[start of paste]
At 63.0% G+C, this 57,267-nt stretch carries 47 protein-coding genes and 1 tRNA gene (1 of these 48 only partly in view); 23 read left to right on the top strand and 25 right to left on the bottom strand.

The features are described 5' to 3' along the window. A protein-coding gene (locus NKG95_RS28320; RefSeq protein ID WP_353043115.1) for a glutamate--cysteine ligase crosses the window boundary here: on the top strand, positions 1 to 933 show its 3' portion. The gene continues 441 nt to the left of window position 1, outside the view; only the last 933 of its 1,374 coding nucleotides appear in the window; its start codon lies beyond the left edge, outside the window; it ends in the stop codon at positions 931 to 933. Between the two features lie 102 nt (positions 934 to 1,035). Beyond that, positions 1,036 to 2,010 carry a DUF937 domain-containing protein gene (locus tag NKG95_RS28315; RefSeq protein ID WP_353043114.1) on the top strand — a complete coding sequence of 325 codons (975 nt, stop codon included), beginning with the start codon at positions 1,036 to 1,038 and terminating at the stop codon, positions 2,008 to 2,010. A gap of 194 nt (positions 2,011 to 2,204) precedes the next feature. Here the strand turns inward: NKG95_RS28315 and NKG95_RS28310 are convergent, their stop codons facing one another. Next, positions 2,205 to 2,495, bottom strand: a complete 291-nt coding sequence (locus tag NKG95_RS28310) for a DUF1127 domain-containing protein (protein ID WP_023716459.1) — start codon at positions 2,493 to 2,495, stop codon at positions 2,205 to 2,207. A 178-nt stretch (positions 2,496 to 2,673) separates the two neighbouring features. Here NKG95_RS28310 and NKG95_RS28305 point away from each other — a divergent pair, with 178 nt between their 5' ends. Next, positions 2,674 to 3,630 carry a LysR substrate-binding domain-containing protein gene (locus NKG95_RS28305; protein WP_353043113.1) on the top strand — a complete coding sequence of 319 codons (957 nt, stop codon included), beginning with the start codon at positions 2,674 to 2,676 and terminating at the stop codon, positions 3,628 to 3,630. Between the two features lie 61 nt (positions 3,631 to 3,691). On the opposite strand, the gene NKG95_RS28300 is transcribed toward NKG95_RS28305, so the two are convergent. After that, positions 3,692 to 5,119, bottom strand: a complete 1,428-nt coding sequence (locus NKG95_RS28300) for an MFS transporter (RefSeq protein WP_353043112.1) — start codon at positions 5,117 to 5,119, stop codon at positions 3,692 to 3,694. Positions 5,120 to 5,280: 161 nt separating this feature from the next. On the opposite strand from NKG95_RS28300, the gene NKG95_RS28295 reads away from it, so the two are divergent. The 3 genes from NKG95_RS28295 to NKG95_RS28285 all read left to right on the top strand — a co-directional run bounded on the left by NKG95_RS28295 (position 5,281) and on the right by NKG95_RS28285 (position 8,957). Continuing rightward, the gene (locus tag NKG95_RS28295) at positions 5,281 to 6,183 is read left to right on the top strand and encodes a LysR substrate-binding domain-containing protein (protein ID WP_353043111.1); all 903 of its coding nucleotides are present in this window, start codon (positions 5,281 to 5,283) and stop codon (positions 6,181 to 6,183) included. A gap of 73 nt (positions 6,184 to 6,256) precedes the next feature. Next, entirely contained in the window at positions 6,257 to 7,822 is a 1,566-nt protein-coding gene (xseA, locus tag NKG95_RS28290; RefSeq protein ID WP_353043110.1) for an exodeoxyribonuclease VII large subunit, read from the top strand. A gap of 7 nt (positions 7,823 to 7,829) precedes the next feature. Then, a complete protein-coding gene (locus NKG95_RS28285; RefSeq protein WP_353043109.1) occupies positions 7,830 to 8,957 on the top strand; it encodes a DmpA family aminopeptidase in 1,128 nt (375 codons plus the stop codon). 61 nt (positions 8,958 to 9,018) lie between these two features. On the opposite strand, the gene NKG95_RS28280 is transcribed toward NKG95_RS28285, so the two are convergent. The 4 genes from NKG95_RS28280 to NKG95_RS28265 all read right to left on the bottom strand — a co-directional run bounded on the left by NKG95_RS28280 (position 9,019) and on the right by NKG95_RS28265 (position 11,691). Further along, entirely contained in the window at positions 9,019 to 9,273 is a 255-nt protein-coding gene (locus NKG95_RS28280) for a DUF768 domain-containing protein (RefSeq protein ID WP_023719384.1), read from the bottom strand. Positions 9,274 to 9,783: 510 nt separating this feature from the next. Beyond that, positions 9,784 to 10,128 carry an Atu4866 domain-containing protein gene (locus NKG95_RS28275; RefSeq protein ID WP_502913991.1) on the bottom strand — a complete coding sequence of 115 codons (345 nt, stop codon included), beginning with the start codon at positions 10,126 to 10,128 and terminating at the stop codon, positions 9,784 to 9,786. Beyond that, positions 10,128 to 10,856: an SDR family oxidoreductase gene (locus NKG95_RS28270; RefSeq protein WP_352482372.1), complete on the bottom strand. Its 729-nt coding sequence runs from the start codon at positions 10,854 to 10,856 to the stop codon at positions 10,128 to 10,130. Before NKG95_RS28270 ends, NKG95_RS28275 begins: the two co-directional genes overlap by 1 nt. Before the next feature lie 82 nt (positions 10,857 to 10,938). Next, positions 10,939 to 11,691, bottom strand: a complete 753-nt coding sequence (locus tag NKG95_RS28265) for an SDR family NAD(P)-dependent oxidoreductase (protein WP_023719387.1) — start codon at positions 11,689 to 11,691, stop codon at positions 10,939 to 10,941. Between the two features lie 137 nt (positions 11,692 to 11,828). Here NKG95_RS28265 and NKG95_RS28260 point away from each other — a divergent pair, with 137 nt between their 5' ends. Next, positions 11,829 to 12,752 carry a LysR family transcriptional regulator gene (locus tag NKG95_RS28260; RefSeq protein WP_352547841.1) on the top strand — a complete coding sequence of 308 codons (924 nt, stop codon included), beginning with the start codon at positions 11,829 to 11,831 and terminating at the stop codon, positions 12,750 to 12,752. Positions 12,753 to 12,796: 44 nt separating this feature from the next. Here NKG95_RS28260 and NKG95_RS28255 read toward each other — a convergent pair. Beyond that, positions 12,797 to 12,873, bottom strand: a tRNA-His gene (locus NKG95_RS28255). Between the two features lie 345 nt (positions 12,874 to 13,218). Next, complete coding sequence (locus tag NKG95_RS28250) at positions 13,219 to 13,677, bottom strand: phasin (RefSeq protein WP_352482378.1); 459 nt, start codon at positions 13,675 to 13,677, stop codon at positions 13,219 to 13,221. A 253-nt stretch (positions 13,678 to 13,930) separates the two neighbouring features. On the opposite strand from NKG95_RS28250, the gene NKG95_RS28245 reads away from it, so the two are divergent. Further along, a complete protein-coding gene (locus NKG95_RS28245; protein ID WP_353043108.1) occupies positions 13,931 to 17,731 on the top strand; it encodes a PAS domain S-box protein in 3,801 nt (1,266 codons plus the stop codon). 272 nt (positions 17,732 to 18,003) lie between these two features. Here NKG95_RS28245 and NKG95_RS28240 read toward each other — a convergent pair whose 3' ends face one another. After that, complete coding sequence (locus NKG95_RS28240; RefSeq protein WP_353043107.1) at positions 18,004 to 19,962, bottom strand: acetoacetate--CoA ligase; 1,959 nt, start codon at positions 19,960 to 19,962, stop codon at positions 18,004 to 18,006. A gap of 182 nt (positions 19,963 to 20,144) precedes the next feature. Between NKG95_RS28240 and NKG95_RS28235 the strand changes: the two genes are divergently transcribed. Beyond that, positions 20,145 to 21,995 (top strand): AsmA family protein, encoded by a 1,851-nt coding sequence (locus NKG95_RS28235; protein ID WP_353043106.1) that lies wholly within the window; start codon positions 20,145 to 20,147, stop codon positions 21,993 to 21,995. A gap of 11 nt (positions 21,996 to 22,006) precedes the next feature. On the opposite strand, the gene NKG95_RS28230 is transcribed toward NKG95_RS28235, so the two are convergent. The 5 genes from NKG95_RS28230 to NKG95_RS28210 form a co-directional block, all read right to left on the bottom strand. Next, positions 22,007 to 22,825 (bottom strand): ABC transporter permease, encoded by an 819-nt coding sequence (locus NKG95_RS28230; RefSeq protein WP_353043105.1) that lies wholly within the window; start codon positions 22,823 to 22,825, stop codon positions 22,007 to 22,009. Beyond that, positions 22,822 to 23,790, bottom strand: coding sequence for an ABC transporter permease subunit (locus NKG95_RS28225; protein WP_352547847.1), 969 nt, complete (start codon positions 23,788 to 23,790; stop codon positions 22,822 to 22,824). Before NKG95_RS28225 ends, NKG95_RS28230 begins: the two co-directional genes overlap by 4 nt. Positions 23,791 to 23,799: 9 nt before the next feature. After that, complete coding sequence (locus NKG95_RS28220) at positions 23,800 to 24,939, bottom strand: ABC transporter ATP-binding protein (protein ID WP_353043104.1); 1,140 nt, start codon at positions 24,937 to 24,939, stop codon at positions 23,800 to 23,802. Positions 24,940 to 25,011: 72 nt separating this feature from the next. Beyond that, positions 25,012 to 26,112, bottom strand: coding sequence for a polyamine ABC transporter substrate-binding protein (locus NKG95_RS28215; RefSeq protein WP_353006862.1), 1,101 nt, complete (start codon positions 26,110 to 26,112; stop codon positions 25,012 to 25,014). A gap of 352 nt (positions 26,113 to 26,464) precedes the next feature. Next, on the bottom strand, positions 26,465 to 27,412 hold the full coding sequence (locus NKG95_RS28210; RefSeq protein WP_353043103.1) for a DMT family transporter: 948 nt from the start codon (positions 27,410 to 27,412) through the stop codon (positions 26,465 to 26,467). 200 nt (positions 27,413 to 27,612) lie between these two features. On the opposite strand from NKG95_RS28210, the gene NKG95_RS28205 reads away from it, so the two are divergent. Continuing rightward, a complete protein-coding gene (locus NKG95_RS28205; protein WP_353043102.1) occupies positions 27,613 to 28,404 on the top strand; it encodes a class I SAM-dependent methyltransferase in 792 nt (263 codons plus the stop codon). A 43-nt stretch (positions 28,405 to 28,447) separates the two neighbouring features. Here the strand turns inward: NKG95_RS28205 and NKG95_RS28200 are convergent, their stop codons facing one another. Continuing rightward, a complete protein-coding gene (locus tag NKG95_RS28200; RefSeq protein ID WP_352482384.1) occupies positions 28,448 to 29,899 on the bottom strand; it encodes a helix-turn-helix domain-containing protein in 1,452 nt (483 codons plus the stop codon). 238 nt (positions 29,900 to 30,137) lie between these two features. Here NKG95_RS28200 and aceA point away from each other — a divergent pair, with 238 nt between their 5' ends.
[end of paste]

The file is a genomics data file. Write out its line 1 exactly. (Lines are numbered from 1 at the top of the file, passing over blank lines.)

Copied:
At 63.0% G+C, this 57,267-nt stretch carries 47 protein-coding genes and 1 tRNA gene (1 of these 48 only partly in view); 23 read left to right on the top strand and 25 right to left on the bottom strand.